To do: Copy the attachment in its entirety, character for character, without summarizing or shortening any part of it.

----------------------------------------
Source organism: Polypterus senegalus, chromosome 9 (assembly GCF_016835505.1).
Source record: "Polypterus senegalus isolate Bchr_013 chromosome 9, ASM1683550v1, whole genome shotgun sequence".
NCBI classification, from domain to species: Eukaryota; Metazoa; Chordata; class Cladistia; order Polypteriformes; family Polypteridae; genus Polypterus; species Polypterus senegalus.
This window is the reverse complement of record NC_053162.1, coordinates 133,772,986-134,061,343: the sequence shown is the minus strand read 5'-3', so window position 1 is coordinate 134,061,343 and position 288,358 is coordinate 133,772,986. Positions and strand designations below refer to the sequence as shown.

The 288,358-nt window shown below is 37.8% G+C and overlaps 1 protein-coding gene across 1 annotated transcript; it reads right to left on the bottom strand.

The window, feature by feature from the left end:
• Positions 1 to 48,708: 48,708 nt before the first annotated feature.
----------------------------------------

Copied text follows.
Source organism: Polypterus senegalus, chromosome 9 (assembly GCF_016835505.1).
Source record: "Polypterus senegalus isolate Bchr_013 chromosome 9, ASM1683550v1, whole genome shotgun sequence".
NCBI classification, from domain to species: Eukaryota; Metazoa; Chordata; class Cladistia; order Polypteriformes; family Polypteridae; genus Polypterus; species Polypterus senegalus.
This window is the reverse complement of record NC_053162.1, coordinates 133,772,986-134,061,343: the sequence shown is the minus strand read 5'-3', so window position 1 is coordinate 134,061,343 and position 288,358 is coordinate 133,772,986. Positions and strand designations below refer to the sequence as shown.

The 288,358-nt window shown below is 37.8% G+C and overlaps 1 protein-coding gene across 1 annotated transcript; it reads right to left on the bottom strand.

The window, feature by feature from the left end:
• Positions 1 to 48,708: 48,708 nt before the first annotated feature.